Why does summertime always seem to fly by? After all, doesn’t it seem like just yesterday you were singing “School’s out for summer …”? As the curtain begins to close on summer, a new curtain is about to open on a new school year…and a new season of challenges. You don’t even need to be a student or even have school-aged children to appreciate that…especially since Truman Capote said, “autumns seem that season of beginning.”
Real estate, a cyclical market by nature, is entering its new season too. If you scour the recent real estate headlines, you have probably already heard this refrain: high demand, low inventory, rising prices. The Unsold Inventory Index for existing, single-family detached homes decreased to a 2.9-month supply in June—a 17% drop from June 2012, noted the California Association of REALTORS® recently. (A 7-month supply is considered normal.) Prices are also up a whopping 29.8% from July 2012, marking 17 straight months of annual price increases and the 13th consecutive month of double-digit annual gains. July 2013 sales were up slightly from July 2012. What does it all mean?
“A constrained supply of homes over the past year has fueled robust home price increases, particularly in the coastal regions,” said C.A.R. Vice President and Chief Economist Leslie Appleton-Young. “Looking ahead, we should continue to see strong price growth but at a less accelerated pace than what we’ve experienced over the past year.”
In other words, the new season of real estate will most likely include price gains (just maybe not in the double digits) and hopefully, an increase in housing supply as construction returns and more home sellers feel confident enough to list their homes again. Here are the latest headlines that support this view:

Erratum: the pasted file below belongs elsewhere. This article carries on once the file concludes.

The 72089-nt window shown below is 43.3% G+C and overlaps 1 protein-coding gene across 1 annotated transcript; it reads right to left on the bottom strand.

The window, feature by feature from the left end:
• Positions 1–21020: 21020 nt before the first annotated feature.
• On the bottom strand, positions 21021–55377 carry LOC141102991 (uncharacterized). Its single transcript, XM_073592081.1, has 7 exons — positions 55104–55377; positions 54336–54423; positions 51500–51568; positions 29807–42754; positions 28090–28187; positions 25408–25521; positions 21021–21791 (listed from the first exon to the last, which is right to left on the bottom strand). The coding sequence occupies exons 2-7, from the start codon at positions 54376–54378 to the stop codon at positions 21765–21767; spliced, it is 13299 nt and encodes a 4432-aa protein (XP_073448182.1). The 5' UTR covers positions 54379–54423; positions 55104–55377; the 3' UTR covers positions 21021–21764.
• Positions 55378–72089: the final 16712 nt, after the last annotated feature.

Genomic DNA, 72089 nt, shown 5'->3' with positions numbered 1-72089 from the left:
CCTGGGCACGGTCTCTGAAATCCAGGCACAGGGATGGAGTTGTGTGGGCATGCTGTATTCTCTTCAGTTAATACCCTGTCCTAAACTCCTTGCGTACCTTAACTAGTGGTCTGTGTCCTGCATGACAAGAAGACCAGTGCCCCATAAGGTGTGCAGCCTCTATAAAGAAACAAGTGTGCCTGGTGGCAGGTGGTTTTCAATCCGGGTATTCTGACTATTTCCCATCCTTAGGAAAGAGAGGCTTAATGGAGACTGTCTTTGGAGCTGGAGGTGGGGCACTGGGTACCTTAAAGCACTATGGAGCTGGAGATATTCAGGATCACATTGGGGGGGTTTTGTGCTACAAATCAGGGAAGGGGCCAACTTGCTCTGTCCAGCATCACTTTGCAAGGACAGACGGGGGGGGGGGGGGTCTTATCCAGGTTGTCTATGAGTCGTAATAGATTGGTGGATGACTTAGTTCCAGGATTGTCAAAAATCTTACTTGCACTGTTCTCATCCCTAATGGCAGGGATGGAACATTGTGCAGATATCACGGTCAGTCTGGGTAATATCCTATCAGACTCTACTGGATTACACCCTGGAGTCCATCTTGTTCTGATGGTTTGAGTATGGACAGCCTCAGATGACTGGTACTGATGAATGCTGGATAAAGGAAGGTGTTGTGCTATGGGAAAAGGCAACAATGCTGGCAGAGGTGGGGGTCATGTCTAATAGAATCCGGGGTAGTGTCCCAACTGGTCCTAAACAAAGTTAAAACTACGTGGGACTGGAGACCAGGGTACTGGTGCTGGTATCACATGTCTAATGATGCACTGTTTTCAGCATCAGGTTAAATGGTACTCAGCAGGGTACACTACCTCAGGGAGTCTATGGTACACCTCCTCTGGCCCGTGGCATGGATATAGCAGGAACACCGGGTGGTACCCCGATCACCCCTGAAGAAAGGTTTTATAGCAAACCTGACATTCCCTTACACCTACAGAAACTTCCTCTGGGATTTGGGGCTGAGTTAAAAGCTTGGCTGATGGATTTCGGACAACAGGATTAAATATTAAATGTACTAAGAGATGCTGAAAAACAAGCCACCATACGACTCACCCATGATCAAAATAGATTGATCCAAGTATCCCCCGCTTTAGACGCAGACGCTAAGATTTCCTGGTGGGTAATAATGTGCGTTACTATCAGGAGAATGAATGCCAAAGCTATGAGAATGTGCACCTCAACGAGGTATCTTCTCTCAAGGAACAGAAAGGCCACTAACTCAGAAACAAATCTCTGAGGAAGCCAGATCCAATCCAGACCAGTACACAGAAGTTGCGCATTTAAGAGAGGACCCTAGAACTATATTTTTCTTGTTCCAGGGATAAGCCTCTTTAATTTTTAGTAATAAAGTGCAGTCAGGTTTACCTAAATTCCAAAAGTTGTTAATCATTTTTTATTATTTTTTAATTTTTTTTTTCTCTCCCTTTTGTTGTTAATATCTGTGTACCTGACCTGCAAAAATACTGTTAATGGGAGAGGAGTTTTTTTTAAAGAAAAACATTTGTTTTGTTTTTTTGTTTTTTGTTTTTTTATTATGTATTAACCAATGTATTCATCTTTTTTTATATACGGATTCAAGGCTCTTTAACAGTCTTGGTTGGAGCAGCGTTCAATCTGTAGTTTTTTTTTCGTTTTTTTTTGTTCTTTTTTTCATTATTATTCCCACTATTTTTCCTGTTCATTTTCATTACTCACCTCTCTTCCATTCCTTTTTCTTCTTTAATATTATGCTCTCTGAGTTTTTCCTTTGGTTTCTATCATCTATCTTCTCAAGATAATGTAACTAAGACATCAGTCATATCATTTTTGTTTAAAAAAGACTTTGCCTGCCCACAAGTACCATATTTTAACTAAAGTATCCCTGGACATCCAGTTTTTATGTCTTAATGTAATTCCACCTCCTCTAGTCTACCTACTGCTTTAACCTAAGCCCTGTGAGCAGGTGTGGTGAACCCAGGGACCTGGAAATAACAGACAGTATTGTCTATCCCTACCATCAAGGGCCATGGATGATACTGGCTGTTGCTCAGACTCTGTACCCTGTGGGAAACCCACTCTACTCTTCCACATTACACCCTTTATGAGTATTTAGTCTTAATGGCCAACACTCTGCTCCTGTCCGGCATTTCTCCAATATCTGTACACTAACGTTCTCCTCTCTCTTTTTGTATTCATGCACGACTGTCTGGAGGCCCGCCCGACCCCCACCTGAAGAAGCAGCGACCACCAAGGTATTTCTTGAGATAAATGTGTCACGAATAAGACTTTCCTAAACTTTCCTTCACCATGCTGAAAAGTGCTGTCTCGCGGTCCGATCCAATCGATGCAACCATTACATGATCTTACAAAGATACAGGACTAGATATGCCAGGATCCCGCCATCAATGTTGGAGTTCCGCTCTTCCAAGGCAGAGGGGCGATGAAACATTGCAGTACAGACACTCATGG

Look for the housing recovery to continue. Home sales increased in July to the highest level in more than three years, reports Bloomberg.
The Wall Street Journal reports that the existing-home sales rose 6.5% in July from a month earlier 17.2% higher than a year ago…the jump was the best month of sales in four years.
Are you beginning to feel a chill in the air? The Washington Post’s Kenneth R. Harney takes the temperature of national housing.
The chill hasn’t hit the Bay Area, however. Real estate sales in July hit their highest monthly volume in almost seven years and the median price continued its surge. San Francisco Chronicle has the details.
Not so in Southern California, where the red-hot housing market is getting a dose of cold water. Los Angeles Times examines.
What you can look forward to in California: less affordability…especially in the San Francisco Bay Area and other coastal markets. The rise in mortgage costs might keep values from skyrocketing, but price appreciation is likely to continue, says Los Angeles Times.
The baby boomer generation, despite higher levels of wealth, may not be housing’s knight in shining armor after all, according to HousingWire.
Will rising mortgage rates affect the housing recovery? CNBC talks to economist Robert Shiller.